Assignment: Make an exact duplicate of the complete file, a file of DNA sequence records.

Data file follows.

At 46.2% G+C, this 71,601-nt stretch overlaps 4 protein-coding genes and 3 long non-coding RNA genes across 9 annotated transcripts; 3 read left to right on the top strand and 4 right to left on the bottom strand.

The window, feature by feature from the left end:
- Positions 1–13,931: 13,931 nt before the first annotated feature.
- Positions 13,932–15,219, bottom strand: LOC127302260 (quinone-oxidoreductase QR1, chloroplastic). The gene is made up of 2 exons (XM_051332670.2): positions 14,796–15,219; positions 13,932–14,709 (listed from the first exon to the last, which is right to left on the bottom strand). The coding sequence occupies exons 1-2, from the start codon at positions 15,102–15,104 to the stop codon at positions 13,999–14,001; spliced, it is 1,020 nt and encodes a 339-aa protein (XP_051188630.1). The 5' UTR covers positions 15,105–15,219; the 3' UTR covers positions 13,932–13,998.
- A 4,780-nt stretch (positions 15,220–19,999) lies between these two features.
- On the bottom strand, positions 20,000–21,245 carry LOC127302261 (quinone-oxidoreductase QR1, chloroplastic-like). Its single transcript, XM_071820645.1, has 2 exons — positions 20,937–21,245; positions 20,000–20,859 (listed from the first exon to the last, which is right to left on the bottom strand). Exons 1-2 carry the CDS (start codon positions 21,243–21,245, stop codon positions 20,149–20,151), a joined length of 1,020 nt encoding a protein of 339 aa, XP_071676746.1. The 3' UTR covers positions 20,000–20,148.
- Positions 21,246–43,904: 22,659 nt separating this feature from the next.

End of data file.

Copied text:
At 46.2% G+C, this 71,601-nt stretch overlaps 4 protein-coding genes and 3 long non-coding RNA genes across 9 annotated transcripts; 3 read left to right on the top strand and 4 right to left on the bottom strand.

The window, feature by feature from the left end:
- Positions 1–13,931: 13,931 nt before the first annotated feature.
- Positions 13,932–15,219, bottom strand: LOC127302260 (quinone-oxidoreductase QR1, chloroplastic). The gene is made up of 2 exons (XM_051332670.2): positions 14,796–15,219; positions 13,932–14,709 (listed from the first exon to the last, which is right to left on the bottom strand). The coding sequence occupies exons 1-2, from the start codon at positions 15,102–15,104 to the stop codon at positions 13,999–14,001; spliced, it is 1,020 nt and encodes a 339-aa protein (XP_051188630.1). The 5' UTR covers positions 15,105–15,219; the 3' UTR covers positions 13,932–13,998.
- A 4,780-nt stretch (positions 15,220–19,999) lies between these two features.
- On the bottom strand, positions 20,000–21,245 carry LOC127302261 (quinone-oxidoreductase QR1, chloroplastic-like). Its single transcript, XM_071820645.1, has 2 exons — positions 20,937–21,245; positions 20,000–20,859 (listed from the first exon to the last, which is right to left on the bottom strand). Exons 1-2 carry the CDS (start codon positions 21,243–21,245, stop codon positions 20,149–20,151), a joined length of 1,020 nt encoding a protein of 339 aa, XP_071676746.1. The 3' UTR covers positions 20,000–20,148.
- Positions 21,246–43,904: 22,659 nt separating this feature from the next.